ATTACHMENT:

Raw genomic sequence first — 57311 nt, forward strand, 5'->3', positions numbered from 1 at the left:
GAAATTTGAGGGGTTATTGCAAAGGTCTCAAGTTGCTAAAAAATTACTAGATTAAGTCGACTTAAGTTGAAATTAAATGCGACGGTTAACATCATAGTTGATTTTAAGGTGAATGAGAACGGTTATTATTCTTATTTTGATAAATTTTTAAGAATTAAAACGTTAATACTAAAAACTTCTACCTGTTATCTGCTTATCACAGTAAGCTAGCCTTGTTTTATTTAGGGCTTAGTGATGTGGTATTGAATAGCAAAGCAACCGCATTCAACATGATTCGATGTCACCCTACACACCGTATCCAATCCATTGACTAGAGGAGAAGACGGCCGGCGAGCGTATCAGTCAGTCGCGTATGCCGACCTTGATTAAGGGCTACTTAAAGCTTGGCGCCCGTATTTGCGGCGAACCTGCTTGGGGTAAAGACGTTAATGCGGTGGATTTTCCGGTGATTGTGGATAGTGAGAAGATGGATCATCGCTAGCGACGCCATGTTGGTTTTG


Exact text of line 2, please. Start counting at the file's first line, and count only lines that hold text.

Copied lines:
GAAATTTGAGGGGTTATTGCAAAGGTCTCAAGTTGCTAAAAAATTACTAGATTAAGTCGACTTAAGTTGAAATTAAATGCGACGGTTAACATCATAGTTGATTTTAAGGTGAATGAGAACGGTTATTATTCTTATTTTGATAAATTTTTAAGAATTAAAACGTTAATACTAAAAACTTCTACCTGTTATCTGCTTATCACAGTAAGCTAGCCTTGTTTTATTTAGGGCTTAGTGATGTGGTATTGAATAGCAAAGCAACCGCATTCAACATGATTCGATGTCACCCTACACACCGTATCCAATCCATTGACTAGAGGAGAAGACGGCCGGCGAGCGTATCAGTCAGTCGCGTATGCCGACCTTGATTAAGGGCTACTTAAAGCTTGGCGCCCGTATTTGCGGCGAACCTGCTTGGGGTAAAGACGTTAATGCGGTGGATTTTCCGGTGATTGTGGATAGTGAGAAGATGGATCATCGCTAGCGACGCCATGTTGGTTTTG